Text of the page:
Casting Tidbit: Chicago-spawned actor John Cusack plays a supporting geek in Sixteen Candles and might have become a fixture in Hughes' company of players. But when Hughes passed him over for Judd Nelson's Breakfast Club role, Cusack took it personally.
Ferris Bueller's Day Off
In high school, Hughes was an outsider, but not a geek. Ferris Bueller was his smoothest character — quick-witted, good-looking and popular with everybody. Ferris reenacted episodes from Hughes' teen years. Childhood friend Edward McNally — whose best friend was named "Buehler" — recalled their youth for the Washington Post, describing hijinks that took place around the Glenbrook North High School where Hughes returned to film Breakfast Club and Bueller. They borrowed his dad's car, skipped school and avoided a dean. Apparently, they never got caught.
Like most movies, the script has disconnects. But generally speaking, everything about Ferris Bueller's Day Off is awesome. A week after Hughes' death, it was at the top of a Huffington Post readers' poll (followed by, in order, Breakfast Club, Vacation, Pretty in Pink, and Sixteen Candles).
This is a personal point, but for decades, thousands of kids of Irish and Lebanese descent with the name "Faris," "Farris" or "Ferris" had to enjoy endless taunts of "Ferris wheel! Huh, huh!" Hughes put an end to that shit. Because nothing was cooler than Ferris Bueller.
Granted, Hughes probably did the opposite for Asian teens with Sixteen Candles' Long Duk Dong — an awkward, but not entirely stereotypical character who can still make me snicker all afternoon.
More than 20 years later, Hughes' films draw fire for not being racially diverse and for rehashing negative stereotypes. It's a key theme to a pig-pile of deprecation by writers from the Onion's A.V. Club. It's tough to defend the stereotypes, but the lily-white casting reflected Hughes' own experiences as a white guy who grew up around white people. That's what he knew; that's what he wrote about. Like Spike Lee.
Random memorable lines:
"Save Ferris. Save Ferris."
Musical Moment: The Dream Academy's instrumental cover of the Smith's "Please, Please, Please Let Me Get What I Want" as Cameron stares at the Impressionist painting Sunday Afternoon on the Island of La Grande Jatte.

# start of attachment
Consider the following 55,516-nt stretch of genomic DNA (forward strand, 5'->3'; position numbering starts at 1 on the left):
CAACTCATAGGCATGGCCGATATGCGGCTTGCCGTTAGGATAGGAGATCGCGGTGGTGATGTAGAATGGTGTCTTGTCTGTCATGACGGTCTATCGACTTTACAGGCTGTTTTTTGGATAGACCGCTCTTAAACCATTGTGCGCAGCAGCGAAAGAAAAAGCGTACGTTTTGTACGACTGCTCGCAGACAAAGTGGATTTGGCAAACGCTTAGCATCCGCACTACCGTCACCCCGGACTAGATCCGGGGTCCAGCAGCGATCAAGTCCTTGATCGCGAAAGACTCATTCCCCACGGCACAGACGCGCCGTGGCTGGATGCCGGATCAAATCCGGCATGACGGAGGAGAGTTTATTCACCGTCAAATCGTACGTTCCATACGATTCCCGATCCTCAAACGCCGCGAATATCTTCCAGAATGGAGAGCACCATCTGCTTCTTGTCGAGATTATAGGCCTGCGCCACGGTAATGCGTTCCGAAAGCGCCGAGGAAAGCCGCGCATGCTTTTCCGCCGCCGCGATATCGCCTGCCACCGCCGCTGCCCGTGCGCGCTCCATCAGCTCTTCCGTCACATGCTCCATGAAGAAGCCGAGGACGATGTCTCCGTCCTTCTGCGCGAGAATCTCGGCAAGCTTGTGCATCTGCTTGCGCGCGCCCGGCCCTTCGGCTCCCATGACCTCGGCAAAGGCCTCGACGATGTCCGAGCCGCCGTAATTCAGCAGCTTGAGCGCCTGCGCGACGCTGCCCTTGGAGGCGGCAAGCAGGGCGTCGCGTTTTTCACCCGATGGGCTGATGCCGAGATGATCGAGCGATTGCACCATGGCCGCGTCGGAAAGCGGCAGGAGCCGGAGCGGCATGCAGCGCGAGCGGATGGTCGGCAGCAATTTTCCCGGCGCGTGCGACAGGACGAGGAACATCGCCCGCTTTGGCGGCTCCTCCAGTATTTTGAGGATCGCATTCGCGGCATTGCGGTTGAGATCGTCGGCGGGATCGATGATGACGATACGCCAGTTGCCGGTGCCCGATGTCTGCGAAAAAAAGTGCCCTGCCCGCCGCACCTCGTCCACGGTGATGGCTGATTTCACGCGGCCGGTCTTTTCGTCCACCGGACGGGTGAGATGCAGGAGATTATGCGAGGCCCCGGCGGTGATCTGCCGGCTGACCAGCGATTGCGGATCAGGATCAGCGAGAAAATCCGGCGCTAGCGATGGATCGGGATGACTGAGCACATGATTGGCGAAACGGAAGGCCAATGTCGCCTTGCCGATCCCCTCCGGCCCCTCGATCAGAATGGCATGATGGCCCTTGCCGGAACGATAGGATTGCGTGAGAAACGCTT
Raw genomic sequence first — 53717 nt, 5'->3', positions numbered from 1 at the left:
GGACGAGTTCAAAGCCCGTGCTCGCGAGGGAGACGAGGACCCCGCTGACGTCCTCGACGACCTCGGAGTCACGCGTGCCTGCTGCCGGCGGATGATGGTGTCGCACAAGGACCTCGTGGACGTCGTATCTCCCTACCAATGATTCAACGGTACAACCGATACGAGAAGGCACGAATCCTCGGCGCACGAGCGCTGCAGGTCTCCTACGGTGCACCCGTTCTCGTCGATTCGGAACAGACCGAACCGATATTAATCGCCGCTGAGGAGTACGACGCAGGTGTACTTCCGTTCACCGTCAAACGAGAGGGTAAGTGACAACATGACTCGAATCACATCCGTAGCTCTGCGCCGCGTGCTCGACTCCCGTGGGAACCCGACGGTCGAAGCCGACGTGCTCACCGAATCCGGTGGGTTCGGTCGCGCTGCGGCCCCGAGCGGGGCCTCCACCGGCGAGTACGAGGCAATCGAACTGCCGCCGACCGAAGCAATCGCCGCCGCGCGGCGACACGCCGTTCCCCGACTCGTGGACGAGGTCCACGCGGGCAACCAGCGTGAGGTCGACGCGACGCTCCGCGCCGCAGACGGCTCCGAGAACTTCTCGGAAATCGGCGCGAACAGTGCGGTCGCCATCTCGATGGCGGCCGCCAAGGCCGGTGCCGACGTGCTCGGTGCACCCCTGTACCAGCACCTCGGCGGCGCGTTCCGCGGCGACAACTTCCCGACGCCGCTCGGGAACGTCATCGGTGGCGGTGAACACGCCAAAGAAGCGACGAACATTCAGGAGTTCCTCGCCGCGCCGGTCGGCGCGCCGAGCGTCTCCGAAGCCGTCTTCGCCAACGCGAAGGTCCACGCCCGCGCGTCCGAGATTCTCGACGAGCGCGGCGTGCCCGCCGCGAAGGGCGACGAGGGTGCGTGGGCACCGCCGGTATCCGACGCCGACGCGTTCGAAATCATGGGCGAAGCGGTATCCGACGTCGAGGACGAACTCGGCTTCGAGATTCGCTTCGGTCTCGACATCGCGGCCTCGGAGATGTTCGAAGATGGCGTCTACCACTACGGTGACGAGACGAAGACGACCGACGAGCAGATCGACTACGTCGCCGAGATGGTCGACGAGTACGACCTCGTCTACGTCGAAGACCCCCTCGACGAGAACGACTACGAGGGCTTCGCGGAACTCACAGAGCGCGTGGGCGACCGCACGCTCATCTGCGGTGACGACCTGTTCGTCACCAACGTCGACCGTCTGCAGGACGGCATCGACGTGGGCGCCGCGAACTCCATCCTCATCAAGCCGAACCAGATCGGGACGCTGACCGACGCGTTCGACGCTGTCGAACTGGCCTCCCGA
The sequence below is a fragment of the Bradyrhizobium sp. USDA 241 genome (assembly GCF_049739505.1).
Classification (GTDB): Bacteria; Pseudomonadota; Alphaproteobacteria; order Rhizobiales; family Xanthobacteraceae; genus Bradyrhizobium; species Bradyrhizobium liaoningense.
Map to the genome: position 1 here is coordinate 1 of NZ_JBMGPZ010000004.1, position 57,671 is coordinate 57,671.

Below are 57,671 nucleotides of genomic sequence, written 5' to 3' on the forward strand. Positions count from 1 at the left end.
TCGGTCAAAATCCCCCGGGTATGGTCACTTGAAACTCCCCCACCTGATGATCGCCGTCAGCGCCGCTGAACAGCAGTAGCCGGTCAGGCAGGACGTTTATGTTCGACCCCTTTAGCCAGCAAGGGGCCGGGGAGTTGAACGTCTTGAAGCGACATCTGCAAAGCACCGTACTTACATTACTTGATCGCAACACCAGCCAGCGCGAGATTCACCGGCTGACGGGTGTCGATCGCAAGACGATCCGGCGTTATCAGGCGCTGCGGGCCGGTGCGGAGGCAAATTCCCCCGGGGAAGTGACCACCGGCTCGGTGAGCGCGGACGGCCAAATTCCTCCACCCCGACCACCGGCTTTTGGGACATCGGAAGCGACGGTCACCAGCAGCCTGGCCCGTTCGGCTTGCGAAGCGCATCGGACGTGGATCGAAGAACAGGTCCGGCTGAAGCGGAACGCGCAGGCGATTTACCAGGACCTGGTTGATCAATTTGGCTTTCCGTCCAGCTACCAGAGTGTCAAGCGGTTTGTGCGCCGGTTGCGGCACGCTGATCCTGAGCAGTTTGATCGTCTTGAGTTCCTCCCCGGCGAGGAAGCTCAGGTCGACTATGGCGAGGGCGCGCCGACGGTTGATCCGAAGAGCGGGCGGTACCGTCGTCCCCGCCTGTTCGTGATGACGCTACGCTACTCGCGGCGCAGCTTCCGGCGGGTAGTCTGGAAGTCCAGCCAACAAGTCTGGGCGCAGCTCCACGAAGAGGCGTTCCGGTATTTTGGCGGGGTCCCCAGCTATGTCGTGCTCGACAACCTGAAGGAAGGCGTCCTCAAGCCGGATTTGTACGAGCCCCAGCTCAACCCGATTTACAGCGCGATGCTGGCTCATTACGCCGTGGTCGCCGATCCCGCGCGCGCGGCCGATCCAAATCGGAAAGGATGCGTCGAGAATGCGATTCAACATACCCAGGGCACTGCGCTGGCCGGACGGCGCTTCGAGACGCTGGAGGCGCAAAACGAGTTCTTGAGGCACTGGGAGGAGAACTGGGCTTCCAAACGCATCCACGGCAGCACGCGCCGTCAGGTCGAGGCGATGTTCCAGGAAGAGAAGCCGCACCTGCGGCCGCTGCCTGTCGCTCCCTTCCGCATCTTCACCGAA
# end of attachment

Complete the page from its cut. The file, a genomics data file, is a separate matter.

Casting tidbit: Ferris Bueller introduced Dirty Dancing star Jennifer "Nobody puts Baby in a corner" Grey.
If you were a geek guy, 1985's Weird Science is every bit as good as those other three movies. (It arrived after Breakfast Club but before Ferris Bueller.) Ilan Mitchell-Smith and Anthony Michael Hall (whose first leading role was credited as simply "the Geek" in Sixteen Candles) are Gary and Wyatt, two nerds who dream of dating hot girls and throwing killer parties. The hapless duo use a computer to create Kelly LeBrock's Lisa, a superhuman woman with the body of Venus and the powers of Zeus. Filled with techno-magic, Weird Science is Hughes' deepest foray into fantasy, but it has two of his greatest moments as a writer-director.
Lisa mentors the young lads and tries to teach them confidence. In one classic comedy scene, she drags them to a blues bar populated with some of the only black faces seen in Hughes' flicks. By night's end, the three white people have won the crowd's acceptance. At closing time, as guitar notes float in the background and smoke wafts through the air, Anthony Michael Hall regales a table of regulars with a tale about his great lost love.
"Fats," says Hall. "Lemme tell you my story, man. Last year, I was insane for this crazy little eighth-grade bitch..."
"Crazy-insane?" says one, genuinely hooked.
"Insane-crazy?" spits another, rapt.
And they hang on his every word. It's ridiculous, which is the entire point. Groan if you want to. My black lit teacher loved the scene too (not that he used it in class).
The movie isn't pure comedy.